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Paresi bent away from the blow like a caterpillar being bitten by a fire-ant. He said nothing.

"And finally," said the Captain, "you won't be a book because you got ... no ... spine." He leapt abruptly to his feet. "Well, what do you know!"

He bent and scooped up an unaccountable object that rested by the nearest shadows. It was a quarter-keg of beer.

He hefted it and thumped it heavily down on the table. "Come on, Nick," he chortled. "Gather ye round. Here's old Ives, like I said."

Paresi stared at the keg, his eyes stretched so wide open that the lids moved visibly with his pulse. "Stop it, Anderson, you swine...."

The Captain tossed him a disgusted glance and a matching snort. From the clutter of radar gear he pulled a screwdriver and a massive little step-down transformer down on its handle. The bung disappeared explosively inside the keg, and was replaced by a gout of white foam. Paresi shrieked.

"Ah, shaddup," growled Anderson. He rummaged until he found a tube-shield. He stripped off a small length of self-welding metal tape and clapped it over the terminal-hole at the closed end of the shield, making it into an adequate mug. He waited a moment while the weld cooled, then tipped the keg until solid beer began to run with the foam. He filled the improvised mug and extended it toward Paresi.

"Good ol' Ives," he said sentimentally. "Come on, Paresi. Have a drink on Ives."

Paresi turned and covered his face like a frightened woman.

Anderson shrugged and drank the beer. "It's good beer," he said. He glanced down at the doctor, who suddenly flung himself face down across the couch with his head hanging out of sight on the opposite side, from which came the sounds of heaving and choking.

"Poor ol' Nick," said the Captain sadly. He refilled the mug and sat down. With his free hand he patted Paresi's back. "Can't take it. Poor, poor ol' Nick...."

After that there was a deepening silence, a deepening blackness. Paresi was quiet now, breathing very slowly, holding each breath, expelling air and lying quiet for three full seconds before each inhalation, as if breathing were a conscious effort--more; as if breathing were the whole task, the entire end of existence. Anderson slumped lower and lower. Each time he blinked his lids opened a fraction less, while the time his eyes stayed closed became a fraction of a second longer. The cabin waited as tensely as the taut pose of the rigid little victory trophy.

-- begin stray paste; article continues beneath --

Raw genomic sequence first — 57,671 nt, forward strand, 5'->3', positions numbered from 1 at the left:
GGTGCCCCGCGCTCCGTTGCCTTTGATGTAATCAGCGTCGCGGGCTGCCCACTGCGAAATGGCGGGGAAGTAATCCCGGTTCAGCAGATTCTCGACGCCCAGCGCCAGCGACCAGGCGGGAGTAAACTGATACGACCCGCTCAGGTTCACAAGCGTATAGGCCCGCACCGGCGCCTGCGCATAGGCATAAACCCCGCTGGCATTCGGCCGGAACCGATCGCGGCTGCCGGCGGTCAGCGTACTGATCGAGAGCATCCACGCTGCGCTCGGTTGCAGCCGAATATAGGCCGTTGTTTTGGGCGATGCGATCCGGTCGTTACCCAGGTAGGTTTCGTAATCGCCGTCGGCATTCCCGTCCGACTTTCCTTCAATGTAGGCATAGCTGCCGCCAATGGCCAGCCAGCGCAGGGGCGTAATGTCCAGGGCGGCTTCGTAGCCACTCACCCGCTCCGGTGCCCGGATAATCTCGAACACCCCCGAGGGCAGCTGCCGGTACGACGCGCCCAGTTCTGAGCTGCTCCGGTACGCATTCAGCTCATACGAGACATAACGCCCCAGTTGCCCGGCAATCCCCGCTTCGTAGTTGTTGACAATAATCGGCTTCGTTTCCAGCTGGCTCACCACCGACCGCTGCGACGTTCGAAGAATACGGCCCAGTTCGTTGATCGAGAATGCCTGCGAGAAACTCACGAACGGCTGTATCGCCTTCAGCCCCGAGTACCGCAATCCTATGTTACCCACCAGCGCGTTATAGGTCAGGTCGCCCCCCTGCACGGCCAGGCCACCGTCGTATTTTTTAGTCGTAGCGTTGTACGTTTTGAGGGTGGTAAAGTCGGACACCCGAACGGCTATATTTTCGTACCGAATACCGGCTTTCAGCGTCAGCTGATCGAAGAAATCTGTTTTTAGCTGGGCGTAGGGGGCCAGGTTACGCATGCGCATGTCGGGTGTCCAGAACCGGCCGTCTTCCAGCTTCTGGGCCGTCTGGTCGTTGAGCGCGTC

Then there was the music.

It was soft, grand music; the music of pageantry, cloth-of-gold and scarlet vestments; pendant jewels and multicolored dimness shouldering upward to be lost in vaulted stone. It was music which awaited the accompaniment of whispers, thousands of awed, ritualistic sibilants which would carry no knowable meaning and only one avowed purpose. Soft music, soft, soft; not soft as to volume, for the volume grew and grew, but soft with the softness of clouds which are soft for all their mountain-size and brilliance; soft and living as a tiger's throat, soft as a breast, soft as the act of drowning, and huge as a cloud.

Anderson made two moves: he raised his head, and he spun the beer in his mug so its center surface sank and the bubbles whirled. With his head up and his eyes down he sat watching the bubbles circle and slow.

Paresi rose slowly and went to the center of the small lighted space left to them, and slowly he knelt. His arms came up and out, and his upturned face was twisted and radiant.

Before him in the blackness there was--or perhaps there had been for some time--a blue glow, almost as lightless as the surrounding dark, but blue and physically deep for all that. Its depth increased rather than its light. It became the ghost of a grotto, the mouth of a nameless Place.

And in it was a person. A ... presence. It beckoned.

Paresi's face gleamed wetly. "Me?" he breathed. "You want--me?"

It beckoned.

"I--don't believe you," said Paresi. "You can't want me. You don't know who I am. You don't know what I am, what I've done. You don't want me...." His voice quavered almost to inaudibility. "... do you?"

It beckoned.

"Then you know," sang Paresi in the voice of revelation. "I have denied you with my lips, but you know, you know, you know that underneath ... deep down ... I have not wavered for an instant. I have kept your image before me."

He rose. Now Anderson watched him.

"You are my life," said Paresi, "my hopes, my fulfillment. You are all wisdom and all charity. Thank you, thank you ... Master. I give thee thanks oh Lord," he blurted, and walked straight into the blue glow.